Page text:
My scholarly interests embrace medieval literature in the Romance vernaculars and their transcultural reception history, including Dante’s Comedy and its legacies, the history of texts and their technologies, and the mechanical arts in literature from the middle ages to the early modern period.
I am currently a visiting lecturer in French and Italian at Princeton University. I received my Ph.D. in Italian Language and Literature from Yale University with a dissertation on the mechanical arts in Dante’s poetry. In 2015-2016, I was the inaugural Postdoctoral Research Fellowship at the Digital Humanities Lab at Yale where I led two digital humanities projects – The Yale Community Voices Archive and Dante at Hand. These two projects addressed different communities and disciplines, but both leveraged information technology to enhance and expand access to digitized and born-digital special collections.
At Yale, I helped coordinate the Digital Humanities Working Group, an interdisciplinary working group at the Whitney Humanities Center devoted to Yale’s growing digital humanities community. These efforts have enriched and enhanced my other research interest: how material and structural changes in the reproduction, storage and transmission of texts change the ways we read, write and learn.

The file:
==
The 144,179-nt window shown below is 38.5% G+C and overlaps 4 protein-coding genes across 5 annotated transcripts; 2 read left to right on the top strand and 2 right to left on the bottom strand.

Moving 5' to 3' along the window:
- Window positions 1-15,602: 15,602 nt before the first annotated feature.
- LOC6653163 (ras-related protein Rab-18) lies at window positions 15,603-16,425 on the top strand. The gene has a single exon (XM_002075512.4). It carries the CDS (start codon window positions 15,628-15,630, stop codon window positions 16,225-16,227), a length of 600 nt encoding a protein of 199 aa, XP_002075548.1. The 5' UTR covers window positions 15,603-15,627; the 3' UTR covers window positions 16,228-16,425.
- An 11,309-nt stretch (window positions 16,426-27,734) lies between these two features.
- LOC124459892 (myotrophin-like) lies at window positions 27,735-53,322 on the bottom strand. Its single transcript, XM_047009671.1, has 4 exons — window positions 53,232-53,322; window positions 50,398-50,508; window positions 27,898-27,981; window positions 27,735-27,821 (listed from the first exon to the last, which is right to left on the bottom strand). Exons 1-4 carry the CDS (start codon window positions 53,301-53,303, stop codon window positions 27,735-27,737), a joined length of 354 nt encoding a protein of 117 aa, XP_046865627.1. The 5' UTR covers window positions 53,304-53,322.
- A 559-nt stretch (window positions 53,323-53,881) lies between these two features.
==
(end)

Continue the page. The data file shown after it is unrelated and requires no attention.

My current focus is on digital scholarship design and publishing in the humanities, data analysis and visualization, and the curation and deployment of linked open data in special collections. When not working on information technology, the digital humanities, or medieval Italian literature, you will find me in Yale’s special collections, though at times I can be found on the beach in a small fishing village outside of Genoa, playing cards.
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